Cabbage Pasta Curry

Article written and reviewed by Cyrus Khambatta, PhD
Published November 19, 2023

With the lovely flavor of curry and a crunchy texture of the cabbage this meal will be a hit with the whole family.

Prepare your taste buds for a culinary adventure that's both wholesome and bursting with flavor! Our Cabbage Pasta Curry is a delightful fusion of hearty cabbage, aromatic spices, and creamy coconut goodness. This recipe combines the goodness of plant-based ingredients to create a dish that's not only delicious but also nutritious. 

From the sweet and savory notes of diced tomatoes to the creaminess of coconut milk yogurt, each bite is a tantalizing journey for your palate. Plus, the addition of protein-packed chickpeas and aromatic curry spices takes this dish to a whole new level.

Cabbage: The Diabetes-Friendly Veggie Powerhouse for Vibrant Health

Cabbage is a nutrient-rich cruciferous vegetable that offers several health benefits, making it a valuable addition to the diet of individuals living with diabetes. This leafy vegetable is a good source of essential vitamins and minerals, contributing to its nutritional value. 

Cabbage provides a notable amount of vitamin K, which plays a crucial role in blood clotting and bone health. It also contains vitamin C, an antioxidant that supports immune function and promotes healthy skin. Additionally, cabbage offers small amounts of vitamin A and various B vitamins.

One of the key advantages of cabbage for people with diabetes is its exceptionally low glycemic index (GI) and glycemic load (GL). The GI measures how rapidly a carbohydrate-containing food raises blood glucose levels, while the GL considers both the GI and portion size. 

Cabbage has an extremely low GI due to its minimal carbohydrate content, and as a result, its glycemic load is also very low. This means that cabbage has practically no impact on blood glucose levels when consumed, making it an excellent choice for blood sugar management. Its high fiber content further supports this by promoting a feeling of fullness and aiding in weight management—essential aspects of diabetes care.

In summary, cabbage is a nutrient-dense vegetable with a multitude of vitamins and minerals. Its low GI and GL, coupled with its nutritional richness, make it an ideal option for individuals with diabetes. When included in meals, cabbage adds both flavor and nutrition while helping to maintain stable blood glucose levels.

Onions and Diabetes: Flavorful Support for Better Blood Glucose Levels

Onions are a versatile and flavorful vegetable that can be a part of a healthy diet, including for individuals living with diabetes. Here's an overview of the nutritional benefits of onions, including their vitamins and minerals, and their suitability for diabetes management:

Onions are a rich source of several essential vitamins and minerals, including:

  • Vitamin C: Onions contain vitamin C, an antioxidant that supports immune health and collagen production.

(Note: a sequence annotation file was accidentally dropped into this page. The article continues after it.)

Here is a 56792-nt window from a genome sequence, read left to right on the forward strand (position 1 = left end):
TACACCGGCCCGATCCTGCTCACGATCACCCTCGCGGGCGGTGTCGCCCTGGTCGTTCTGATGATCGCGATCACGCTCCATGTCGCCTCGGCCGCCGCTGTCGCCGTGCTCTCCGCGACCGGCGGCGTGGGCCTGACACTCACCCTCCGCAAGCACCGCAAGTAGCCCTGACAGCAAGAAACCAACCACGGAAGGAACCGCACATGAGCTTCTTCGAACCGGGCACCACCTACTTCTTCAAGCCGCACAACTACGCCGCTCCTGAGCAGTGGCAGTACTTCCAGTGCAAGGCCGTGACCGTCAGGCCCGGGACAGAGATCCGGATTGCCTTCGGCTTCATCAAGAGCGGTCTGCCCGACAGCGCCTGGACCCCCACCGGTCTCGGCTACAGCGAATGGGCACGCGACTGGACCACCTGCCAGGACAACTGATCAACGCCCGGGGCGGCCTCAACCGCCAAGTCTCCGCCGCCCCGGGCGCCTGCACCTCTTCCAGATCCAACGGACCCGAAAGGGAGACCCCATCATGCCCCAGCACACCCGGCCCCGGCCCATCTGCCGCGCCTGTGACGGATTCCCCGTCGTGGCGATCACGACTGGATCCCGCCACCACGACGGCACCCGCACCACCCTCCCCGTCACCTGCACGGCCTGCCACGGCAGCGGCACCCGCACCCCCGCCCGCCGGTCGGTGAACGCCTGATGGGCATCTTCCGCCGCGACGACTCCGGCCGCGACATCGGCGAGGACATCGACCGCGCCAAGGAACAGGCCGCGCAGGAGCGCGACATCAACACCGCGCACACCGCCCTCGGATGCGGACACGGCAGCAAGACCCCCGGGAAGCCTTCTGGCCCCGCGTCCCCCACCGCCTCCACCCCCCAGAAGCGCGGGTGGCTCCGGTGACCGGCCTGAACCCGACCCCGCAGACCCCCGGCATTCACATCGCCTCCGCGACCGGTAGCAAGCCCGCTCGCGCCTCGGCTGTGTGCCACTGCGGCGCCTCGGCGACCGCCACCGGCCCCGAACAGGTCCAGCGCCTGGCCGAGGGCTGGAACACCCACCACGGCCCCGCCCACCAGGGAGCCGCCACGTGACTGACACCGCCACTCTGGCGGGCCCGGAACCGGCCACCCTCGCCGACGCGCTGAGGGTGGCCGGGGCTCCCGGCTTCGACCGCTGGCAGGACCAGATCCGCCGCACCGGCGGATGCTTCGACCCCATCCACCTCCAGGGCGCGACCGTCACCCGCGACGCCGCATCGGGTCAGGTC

• Vitamin B6: This vitamin plays a role in metabolism and brain function.

  • Folate: Onions provide folate, which is important for cell division and the synthesis of DNA.

  • Potassium: They are a good source of potassium, a mineral that helps regulate blood pressure and supports heart health.

  • Quercetin: Onions also contain quercetin, a flavonoid with antioxidant properties that may have various health benefits.

Onions have a relatively low glycemic index (GI) and glycemic load (GL), which makes them a suitable choice for people with diabetes. Onions have a GI that ranges from moderate to low, typically between 10 and 15, depending on the type and preparation method. Their glycemic load is also low, indicating that they have a mild impact on blood glucose levels when consumed in reasonable portions.

One noteworthy benefit of onions for individuals with diabetes is their fiber content. Onions are a good source of dietary fiber, which can help regulate blood glucose levels by slowing down the absorption of glucose in the digestive tract. Fiber also promotes a feeling of fullness, which can assist in weight management—an important aspect of diabetes care.

In summary, onions offer a range of essential vitamins and minerals and have a relatively low glycemic index and glycemic load. They can be a valuable addition to a diabetes-friendly diet when incorporated into meals in a balanced and flavorful way.

Chickpeas: The Versatile Superfood for Diabetes-Friendly Nutrition

Chickpeas, also known as garbanzo beans, are a nutrient-rich legume that can be a beneficial addition to the diet of people living with diabetes. Here's an overview of the nutritional benefits of chickpeas, including their vitamins and minerals, and their suitability for diabetes management:

Chickpeas are packed with essential vitamins and minerals, making them a nutritionally dense food choice. They provide:

  • Protein: Chickpeas are a rich source of plant-based protein, which is crucial for muscle maintenance and overall health.

  • Fiber: They are particularly high in dietary fiber, including both soluble and insoluble fiber. Fiber aids in blood glucose management by slowing down the absorption of carbohydrates, leading to more stable blood sugar levels. It also promotes digestive health and a feeling of fullness.

  • Folate: Chickpeas contain folate (vitamin B9), a nutrient important for cell division and the synthesis of DNA.

  • Iron: They provide iron, a mineral essential for oxygen transport in the blood and overall well-being. The iron in chickpeas is non-heme iron, which is less easily absorbed by the body than heme iron from animal sources. However, consuming vitamin C-rich foods with chickpeas can enhance iron absorption.